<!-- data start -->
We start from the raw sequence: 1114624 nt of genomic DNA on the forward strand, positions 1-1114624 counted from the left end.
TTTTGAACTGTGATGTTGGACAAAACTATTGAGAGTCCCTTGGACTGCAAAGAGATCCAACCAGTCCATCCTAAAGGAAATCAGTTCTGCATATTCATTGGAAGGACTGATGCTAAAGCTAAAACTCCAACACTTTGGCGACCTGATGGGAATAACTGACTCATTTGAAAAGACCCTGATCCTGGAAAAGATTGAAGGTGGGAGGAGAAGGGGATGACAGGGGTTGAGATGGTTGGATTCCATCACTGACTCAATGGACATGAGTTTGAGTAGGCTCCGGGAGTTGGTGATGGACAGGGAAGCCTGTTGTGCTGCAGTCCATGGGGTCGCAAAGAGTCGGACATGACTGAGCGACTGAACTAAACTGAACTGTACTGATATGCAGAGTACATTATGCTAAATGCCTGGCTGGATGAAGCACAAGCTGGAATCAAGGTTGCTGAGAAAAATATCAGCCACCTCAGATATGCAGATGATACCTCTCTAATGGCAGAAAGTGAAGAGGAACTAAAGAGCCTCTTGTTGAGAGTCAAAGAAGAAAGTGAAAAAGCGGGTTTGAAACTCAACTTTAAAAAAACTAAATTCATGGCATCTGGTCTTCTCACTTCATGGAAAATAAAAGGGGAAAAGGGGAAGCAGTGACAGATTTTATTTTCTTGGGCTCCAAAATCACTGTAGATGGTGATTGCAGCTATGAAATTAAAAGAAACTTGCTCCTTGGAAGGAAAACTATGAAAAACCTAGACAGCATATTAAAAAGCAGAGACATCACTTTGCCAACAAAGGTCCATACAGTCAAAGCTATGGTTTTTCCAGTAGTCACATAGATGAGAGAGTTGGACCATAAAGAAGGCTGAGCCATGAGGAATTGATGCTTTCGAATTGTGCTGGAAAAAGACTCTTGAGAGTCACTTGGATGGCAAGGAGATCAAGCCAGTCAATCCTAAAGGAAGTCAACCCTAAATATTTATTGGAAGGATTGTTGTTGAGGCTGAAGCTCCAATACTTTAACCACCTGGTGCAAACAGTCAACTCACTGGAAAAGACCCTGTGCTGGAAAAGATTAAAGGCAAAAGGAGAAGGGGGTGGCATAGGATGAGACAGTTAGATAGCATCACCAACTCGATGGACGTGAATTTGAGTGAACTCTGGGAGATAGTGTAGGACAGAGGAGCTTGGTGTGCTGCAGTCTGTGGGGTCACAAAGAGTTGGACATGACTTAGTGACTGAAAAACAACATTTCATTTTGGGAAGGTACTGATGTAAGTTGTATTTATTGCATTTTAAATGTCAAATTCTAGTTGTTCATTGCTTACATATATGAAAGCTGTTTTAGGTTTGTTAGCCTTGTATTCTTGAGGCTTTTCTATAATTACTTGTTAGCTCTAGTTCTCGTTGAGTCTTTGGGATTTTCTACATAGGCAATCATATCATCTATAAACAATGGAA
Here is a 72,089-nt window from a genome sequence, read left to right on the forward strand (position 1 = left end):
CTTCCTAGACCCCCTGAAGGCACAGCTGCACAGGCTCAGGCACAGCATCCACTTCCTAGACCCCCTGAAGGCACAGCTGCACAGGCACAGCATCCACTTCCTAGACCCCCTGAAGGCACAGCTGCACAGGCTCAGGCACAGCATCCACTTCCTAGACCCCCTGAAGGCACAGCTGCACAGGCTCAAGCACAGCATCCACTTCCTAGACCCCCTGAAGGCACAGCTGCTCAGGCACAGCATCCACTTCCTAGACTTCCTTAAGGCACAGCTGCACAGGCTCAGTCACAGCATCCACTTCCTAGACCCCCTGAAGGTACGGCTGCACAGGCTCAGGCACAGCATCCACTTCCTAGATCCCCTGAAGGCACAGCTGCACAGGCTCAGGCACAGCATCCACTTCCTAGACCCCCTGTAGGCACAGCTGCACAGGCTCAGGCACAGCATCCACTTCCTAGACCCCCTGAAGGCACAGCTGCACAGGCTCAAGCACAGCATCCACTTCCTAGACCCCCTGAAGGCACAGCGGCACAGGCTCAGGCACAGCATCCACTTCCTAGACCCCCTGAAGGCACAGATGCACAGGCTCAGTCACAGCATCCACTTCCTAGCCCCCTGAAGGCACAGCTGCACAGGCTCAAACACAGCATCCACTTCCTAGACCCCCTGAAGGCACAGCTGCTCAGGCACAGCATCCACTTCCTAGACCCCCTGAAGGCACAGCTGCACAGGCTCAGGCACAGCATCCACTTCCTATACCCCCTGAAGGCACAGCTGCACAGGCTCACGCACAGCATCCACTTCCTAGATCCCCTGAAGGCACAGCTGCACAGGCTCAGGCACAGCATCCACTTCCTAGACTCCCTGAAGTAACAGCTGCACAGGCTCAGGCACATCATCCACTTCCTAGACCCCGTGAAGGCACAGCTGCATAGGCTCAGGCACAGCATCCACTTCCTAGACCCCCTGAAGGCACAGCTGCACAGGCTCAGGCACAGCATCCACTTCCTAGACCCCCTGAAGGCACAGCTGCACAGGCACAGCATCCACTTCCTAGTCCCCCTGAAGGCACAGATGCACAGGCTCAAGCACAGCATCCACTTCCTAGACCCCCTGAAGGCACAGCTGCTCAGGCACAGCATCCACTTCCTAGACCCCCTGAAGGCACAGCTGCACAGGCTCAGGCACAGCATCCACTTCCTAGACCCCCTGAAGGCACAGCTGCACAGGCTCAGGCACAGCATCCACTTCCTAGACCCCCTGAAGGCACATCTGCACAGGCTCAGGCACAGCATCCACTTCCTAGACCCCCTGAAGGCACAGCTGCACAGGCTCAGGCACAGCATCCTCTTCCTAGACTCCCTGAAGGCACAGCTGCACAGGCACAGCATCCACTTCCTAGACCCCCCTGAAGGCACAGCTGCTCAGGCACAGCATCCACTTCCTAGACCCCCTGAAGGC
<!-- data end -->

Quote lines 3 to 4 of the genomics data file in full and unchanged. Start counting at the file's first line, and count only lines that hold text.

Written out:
Here is a 72,089-nt window from a genome sequence, read left to right on the forward strand (position 1 = left end):
CTTCCTAGACCCCCTGAAGGCACAGCTGCACAGGCTCAGGCACAGCATCCACTTCCTAGACCCCCTGAAGGCACAGCTGCACAGGCACAGCATCCACTTCCTAGACCCCCTGAAGGCACAGCTGCACAGGCTCAGGCACAGCATCCACTTCCTAGACCCCCTGAAGGCACAGCTGCACAGGCTCAAGCACAGCATCCACTTCCTAGACCCCCTGAAGGCACAGCTGCTCAGGCACAGCATCCACTTCCTAGACTTCCTTAAGGCACAGCTGCACAGGCTCAGTCACAGCATCCACTTCCTAGACCCCCTGAAGGTACGGCTGCACAGGCTCAGGCACAGCATCCACTTCCTAGATCCCCTGAAGGCACAGCTGCACAGGCTCAGGCACAGCATCCACTTCCTAGACCCCCTGTAGGCACAGCTGCACAGGCTCAGGCACAGCATCCACTTCCTAGACCCCCTGAAGGCACAGCTGCACAGGCTCAAGCACAGCATCCACTTCCTAGACCCCCTGAAGGCACAGCGGCACAGGCTCAGGCACAGCATCCACTTCCTAGACCCCCTGAAGGCACAGATGCACAGGCTCAGTCACAGCATCCACTTCCTAGCCCCCTGAAGGCACAGCTGCACAGGCTCAAACACAGCATCCACTTCCTAGACCCCCTGAAGGCACAGCTGCTCAGGCACAGCATCCACTTCCTAGACCCCCTGAAGGCACAGCTGCACAGGCTCAGGCACAGCATCCACTTCCTATACCCCCTGAAGGCACAGCTGCACAGGCTCACGCACAGCATCCACTTCCTAGATCCCCTGAAGGCACAGCTGCACAGGCTCAGGCACAGCATCCACTTCCTAGACTCCCTGAAGTAACAGCTGCACAGGCTCAGGCACATCATCCACTTCCTAGACCCCGTGAAGGCACAGCTGCATAGGCTCAGGCACAGCATCCACTTCCTAGACCCCCTGAAGGCACAGCTGCACAGGCTCAGGCACAGCATCCACTTCCTAGACCCCCTGAAGGCACAGCTGCACAGGCACAGCATCCACTTCCTAGTCCCCCTGAAGGCACAGATGCACAGGCTCAAGCACAGCATCCACTTCCTAGACCCCCTGAAGGCACAGCTGCTCAGGCACAGCATCCACTTCCTAGACCCCCTGAAGGCACAGCTGCACAGGCTCAGGCACAGCATCCACTTCCTAGACCCCCTGAAGGCACAGCTGCACAGGCTCAGGCACAGCATCCACTTCCTAGACCCCCTGAAGGCACATCTGCACAGGCTCAGGCACAGCATCCACTTCCTAGACCCCCTGAAGGCACAGCTGCACAGGCTCAGGCACAGCATCCTCTTCCTAGACTCCCTGAAGGCACAGCTGCACAGGCACAGCATCCACTTCCTAGACCCCCCTGAAGGCACAGCTGCTCAGGCACAGCATCCACTTCCTAGACCCCCTGAAGGC